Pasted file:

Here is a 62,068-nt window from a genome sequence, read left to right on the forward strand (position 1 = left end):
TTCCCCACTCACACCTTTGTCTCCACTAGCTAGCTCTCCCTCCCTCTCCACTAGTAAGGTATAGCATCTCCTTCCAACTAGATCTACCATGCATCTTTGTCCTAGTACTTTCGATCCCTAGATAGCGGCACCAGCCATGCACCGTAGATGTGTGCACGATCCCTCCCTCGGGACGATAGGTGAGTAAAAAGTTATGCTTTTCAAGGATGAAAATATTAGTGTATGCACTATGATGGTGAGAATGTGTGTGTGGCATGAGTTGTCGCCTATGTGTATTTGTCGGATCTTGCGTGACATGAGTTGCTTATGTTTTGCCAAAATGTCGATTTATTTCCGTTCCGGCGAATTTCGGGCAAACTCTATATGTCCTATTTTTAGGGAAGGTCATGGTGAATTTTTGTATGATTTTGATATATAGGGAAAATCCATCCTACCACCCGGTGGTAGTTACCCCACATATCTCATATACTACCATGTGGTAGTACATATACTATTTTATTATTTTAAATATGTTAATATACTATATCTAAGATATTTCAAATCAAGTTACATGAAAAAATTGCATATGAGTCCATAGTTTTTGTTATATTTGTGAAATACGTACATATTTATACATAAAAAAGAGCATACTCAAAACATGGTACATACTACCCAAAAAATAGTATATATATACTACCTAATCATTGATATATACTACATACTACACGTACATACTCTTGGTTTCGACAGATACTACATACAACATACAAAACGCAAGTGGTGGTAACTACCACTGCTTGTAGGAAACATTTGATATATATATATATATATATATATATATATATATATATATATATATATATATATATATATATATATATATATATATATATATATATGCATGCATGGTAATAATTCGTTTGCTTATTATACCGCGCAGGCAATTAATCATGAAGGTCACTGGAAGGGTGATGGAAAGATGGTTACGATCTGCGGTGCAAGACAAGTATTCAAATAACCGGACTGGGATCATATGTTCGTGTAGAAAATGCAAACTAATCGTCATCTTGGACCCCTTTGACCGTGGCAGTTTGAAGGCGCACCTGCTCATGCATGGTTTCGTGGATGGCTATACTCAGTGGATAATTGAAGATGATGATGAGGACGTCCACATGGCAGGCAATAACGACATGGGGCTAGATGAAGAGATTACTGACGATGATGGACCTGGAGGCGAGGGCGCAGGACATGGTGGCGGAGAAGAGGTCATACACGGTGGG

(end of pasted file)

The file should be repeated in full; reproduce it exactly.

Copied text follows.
Here is a 62,068-nt window from a genome sequence, read left to right on the forward strand (position 1 = left end):
TTCCCCACTCACACCTTTGTCTCCACTAGCTAGCTCTCCCTCCCTCTCCACTAGTAAGGTATAGCATCTCCTTCCAACTAGATCTACCATGCATCTTTGTCCTAGTACTTTCGATCCCTAGATAGCGGCACCAGCCATGCACCGTAGATGTGTGCACGATCCCTCCCTCGGGACGATAGGTGAGTAAAAAGTTATGCTTTTCAAGGATGAAAATATTAGTGTATGCACTATGATGGTGAGAATGTGTGTGTGGCATGAGTTGTCGCCTATGTGTATTTGTCGGATCTTGCGTGACATGAGTTGCTTATGTTTTGCCAAAATGTCGATTTATTTCCGTTCCGGCGAATTTCGGGCAAACTCTATATGTCCTATTTTTAGGGAAGGTCATGGTGAATTTTTGTATGATTTTGATATATAGGGAAAATCCATCCTACCACCCGGTGGTAGTTACCCCACATATCTCATATACTACCATGTGGTAGTACATATACTATTTTATTATTTTAAATATGTTAATATACTATATCTAAGATATTTCAAATCAAGTTACATGAAAAAATTGCATATGAGTCCATAGTTTTTGTTATATTTGTGAAATACGTACATATTTATACATAAAAAAGAGCATACTCAAAACATGGTACATACTACCCAAAAAATAGTATATATATACTACCTAATCATTGATATATACTACATACTACACGTACATACTCTTGGTTTCGACAGATACTACATACAACATACAAAACGCAAGTGGTGGTAACTACCACTGCTTGTAGGAAACATTTGATATATATATATATATATATATATATATATATATATATATATATATATATATATATATATATATATATATATATATATATATATATGCATGCATGGTAATAATTCGTTTGCTTATTATACCGCGCAGGCAATTAATCATGAAGGTCACTGGAAGGGTGATGGAAAGATGGTTACGATCTGCGGTGCAAGACAAGTATTCAAATAACCGGACTGGGATCATATGTTCGTGTAGAAAATGCAAACTAATCGTCATCTTGGACCCCTTTGACCGTGGCAGTTTGAAGGCGCACCTGCTCATGCATGGTTTCGTGGATGGCTATACTCAGTGGATAATTGAAGATGATGATGAGGACGTCCACATGGCAGGCAATAACGACATGGGGCTAGATGAAGAGATTACTGACGATGATGGACCTGGAGGCGAGGGCGCAGGACATGGTGGCGGAGAAGAGGTCATACACGGTGGG